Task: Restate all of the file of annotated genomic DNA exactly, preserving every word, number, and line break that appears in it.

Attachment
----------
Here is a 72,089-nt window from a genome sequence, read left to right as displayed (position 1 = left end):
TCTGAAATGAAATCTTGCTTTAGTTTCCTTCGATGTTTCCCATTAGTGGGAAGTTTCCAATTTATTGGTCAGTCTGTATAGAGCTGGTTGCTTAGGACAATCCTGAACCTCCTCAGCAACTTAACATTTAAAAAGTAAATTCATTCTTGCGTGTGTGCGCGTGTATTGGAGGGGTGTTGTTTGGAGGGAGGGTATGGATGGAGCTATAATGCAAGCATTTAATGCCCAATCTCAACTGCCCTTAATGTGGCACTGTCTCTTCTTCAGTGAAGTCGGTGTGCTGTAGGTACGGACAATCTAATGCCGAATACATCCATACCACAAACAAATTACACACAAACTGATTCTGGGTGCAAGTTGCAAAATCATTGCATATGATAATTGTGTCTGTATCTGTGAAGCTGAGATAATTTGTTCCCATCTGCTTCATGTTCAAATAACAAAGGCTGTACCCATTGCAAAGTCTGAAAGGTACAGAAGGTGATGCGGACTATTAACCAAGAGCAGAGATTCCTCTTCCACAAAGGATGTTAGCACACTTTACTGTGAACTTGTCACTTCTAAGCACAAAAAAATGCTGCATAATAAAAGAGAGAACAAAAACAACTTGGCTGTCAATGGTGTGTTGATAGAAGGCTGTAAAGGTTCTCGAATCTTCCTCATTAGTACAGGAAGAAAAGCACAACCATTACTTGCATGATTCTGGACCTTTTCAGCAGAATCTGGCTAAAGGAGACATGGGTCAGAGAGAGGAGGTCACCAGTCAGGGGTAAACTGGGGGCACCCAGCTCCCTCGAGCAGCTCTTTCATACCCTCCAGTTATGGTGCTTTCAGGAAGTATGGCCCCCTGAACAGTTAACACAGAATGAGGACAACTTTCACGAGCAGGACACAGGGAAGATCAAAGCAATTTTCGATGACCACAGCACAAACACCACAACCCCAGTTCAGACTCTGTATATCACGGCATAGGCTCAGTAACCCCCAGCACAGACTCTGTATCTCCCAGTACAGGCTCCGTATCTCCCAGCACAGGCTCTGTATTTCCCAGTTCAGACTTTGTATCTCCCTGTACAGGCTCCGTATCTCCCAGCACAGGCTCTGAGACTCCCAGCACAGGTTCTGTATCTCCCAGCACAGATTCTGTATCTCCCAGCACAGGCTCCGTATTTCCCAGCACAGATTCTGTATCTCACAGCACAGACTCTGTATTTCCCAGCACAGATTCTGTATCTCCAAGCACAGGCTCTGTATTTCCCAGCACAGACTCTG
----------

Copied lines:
Here is a 72,089-nt window from a genome sequence, read left to right as displayed (position 1 = left end):
TCTGAAATGAAATCTTGCTTTAGTTTCCTTCGATGTTTCCCATTAGTGGGAAGTTTCCAATTTATTGGTCAGTCTGTATAGAGCTGGTTGCTTAGGACAATCCTGAACCTCCTCAGCAACTTAACATTTAAAAAGTAAATTCATTCTTGCGTGTGTGCGCGTGTATTGGAGGGGTGTTGTTTGGAGGGAGGGTATGGATGGAGCTATAATGCAAGCATTTAATGCCCAATCTCAACTGCCCTTAATGTGGCACTGTCTCTTCTTCAGTGAAGTCGGTGTGCTGTAGGTACGGACAATCTAATGCCGAATACATCCATACCACAAACAAATTACACACAAACTGATTCTGGGTGCAAGTTGCAAAATCATTGCATATGATAATTGTGTCTGTATCTGTGAAGCTGAGATAATTTGTTCCCATCTGCTTCATGTTCAAATAACAAAGGCTGTACCCATTGCAAAGTCTGAAAGGTACAGAAGGTGATGCGGACTATTAACCAAGAGCAGAGATTCCTCTTCCACAAAGGATGTTAGCACACTTTACTGTGAACTTGTCACTTCTAAGCACAAAAAAATGCTGCATAATAAAAGAGAGAACAAAAACAACTTGGCTGTCAATGGTGTGTTGATAGAAGGCTGTAAAGGTTCTCGAATCTTCCTCATTAGTACAGGAAGAAAAGCACAACCATTACTTGCATGATTCTGGACCTTTTCAGCAGAATCTGGCTAAAGGAGACATGGGTCAGAGAGAGGAGGTCACCAGTCAGGGGTAAACTGGGGGCACCCAGCTCCCTCGAGCAGCTCTTTCATACCCTCCAGTTATGGTGCTTTCAGGAAGTATGGCCCCCTGAACAGTTAACACAGAATGAGGACAACTTTCACGAGCAGGACACAGGGAAGATCAAAGCAATTTTCGATGACCACAGCACAAACACCACAACCCCAGTTCAGACTCTGTATATCACGGCATAGGCTCAGTAACCCCCAGCACAGACTCTGTATCTCCCAGTACAGGCTCCGTATCTCCCAGCACAGGCTCTGTATTTCCCAGTTCAGACTTTGTATCTCCCTGTACAGGCTCCGTATCTCCCAGCACAGGCTCTGAGACTCCCAGCACAGGTTCTGTATCTCCCAGCACAGATTCTGTATCTCCCAGCACAGGCTCCGTATTTCCCAGCACAGATTCTGTATCTCACAGCACAGACTCTGTATTTCCCAGCACAGATTCTGTATCTCCAAGCACAGGCTCTGTATTTCCCAGCACAGACTCTG